Monthly Archives: March 2019

The Mask You Live In – Documentary

For a number of years now, I’ve been reading and learning about the struggles that young people face and I’ve been particularly interested in the struggles of boys and young men. For a long time now, our modern version of school has not been a good fit for boys, with its model of sitting quietly for extended periods of time, with the declining use of recess in school, with the fact that most teachers in the early grades are female, there are a whole host of reasons why school loses its relevance early on for many boys.

In our culture, there is a “correct” way to be a boy and later a man. You must hide your weaknesses and hide any feelings you may be feeling except maybe for anger. Anything perceived to be weak or feminine is to be avoided at all costs.

Recently I’ve been watching a fascinating video documentary called The Mask You Live In. It is all about the narrative that we tell boys and young men on the “right way” to be a man. The documentary is very engaging and does a lot to explain the problems that boys and men are currently experiencing. It illustrates the very narrow ways in which we expect boys to develop and behave.

I think men need to push back against this narrative that all males need to be one certain way. While I think there is a place for using social mores to control undesired behaviors–any child can become rotten little wild animals if their parents do nothing to control behavior–but expecting every little boy to grow up to be a tough guy goes against the fact that there are many personality types that boys can have. No wonder there is depression and confusion about what it means to be male when maleness is so narrowly defined.

To me, the ultimate expression of maleness is being a husband and a dad. I realize this is not everyone’s ideal and to push my ideal onto others would be just as problematic as having any other narrow ideal. But for me, having a family, providing for them, protecting them, sacrificing for them, teaching them how to live a life worth living are the most important things I can do.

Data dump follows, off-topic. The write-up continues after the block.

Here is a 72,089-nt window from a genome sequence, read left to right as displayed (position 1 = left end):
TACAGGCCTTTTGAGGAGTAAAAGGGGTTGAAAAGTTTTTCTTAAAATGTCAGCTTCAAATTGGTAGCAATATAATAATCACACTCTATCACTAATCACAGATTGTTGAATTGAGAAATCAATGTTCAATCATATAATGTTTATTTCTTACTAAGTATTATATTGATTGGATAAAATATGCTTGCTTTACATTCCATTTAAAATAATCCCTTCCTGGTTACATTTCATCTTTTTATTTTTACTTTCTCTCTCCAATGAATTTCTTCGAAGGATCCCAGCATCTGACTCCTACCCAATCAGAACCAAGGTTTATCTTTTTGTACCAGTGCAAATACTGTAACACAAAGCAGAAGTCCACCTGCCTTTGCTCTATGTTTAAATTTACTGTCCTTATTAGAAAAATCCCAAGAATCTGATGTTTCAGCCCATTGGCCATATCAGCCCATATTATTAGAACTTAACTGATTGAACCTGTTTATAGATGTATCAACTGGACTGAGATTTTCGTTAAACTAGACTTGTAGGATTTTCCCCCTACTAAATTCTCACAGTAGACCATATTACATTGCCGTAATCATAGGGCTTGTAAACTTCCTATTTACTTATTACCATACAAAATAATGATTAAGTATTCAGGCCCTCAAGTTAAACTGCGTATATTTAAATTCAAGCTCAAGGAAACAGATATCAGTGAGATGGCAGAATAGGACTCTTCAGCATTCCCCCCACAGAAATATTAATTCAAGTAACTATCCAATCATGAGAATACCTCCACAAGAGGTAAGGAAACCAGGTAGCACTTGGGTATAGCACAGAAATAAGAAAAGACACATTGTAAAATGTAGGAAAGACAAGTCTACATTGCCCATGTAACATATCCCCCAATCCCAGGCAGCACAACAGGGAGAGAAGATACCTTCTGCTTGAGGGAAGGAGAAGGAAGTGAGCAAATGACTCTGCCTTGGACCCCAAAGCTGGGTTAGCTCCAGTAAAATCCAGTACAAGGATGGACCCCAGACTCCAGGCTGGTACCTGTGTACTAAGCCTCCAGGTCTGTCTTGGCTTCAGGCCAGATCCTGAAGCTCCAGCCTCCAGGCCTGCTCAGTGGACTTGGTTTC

Fortunately, in this country and in this technology-driven world, I am able to do these things for my family without being a muscle-bound behemoth. Intelligence and ambition do just fine. It makes me sad that so many boys (and men) are made to feel inadequate because they don’t meet someone else’s standard of what male should look like. I say find out what your purpose is and do that. Find out why God put you here and you will be fine.

Some other books I’ve read on this subject include:


This article about why excessive consumption limits your creativity is spot on accurate in its observations. We do consume far more than we create. Most people create and add very little value to the digital ecosystem, myself included. As social media (aka web 2.0) has caught on and ramped up, it has become harder and harder to pull oneself from the allure of all that information. But we have to do it if we hope to be more than simple consumers. This is my hope for myself and for my students–that we all become something more than consumers–that we can become makers and creators.

The excessive consumption article gives a number of reasons why we should be conscious of our consumption/creation ratio and I won’t go into all of that again here. It also gives three suggestions for reducing our inflow of information, which I will briefly mention.

  • Use more than one e-mail address

I’ve been doing this one for years. Anyone who wants an e-mail address when I buy something when I sign up for something when I download something gets my junk e-mail address I’ve had for over 20 years. I rarely ever look at what is sent to that address and it cuts down on the clutter in my real address.

  • Use an extension that removes the Facebook newsfeed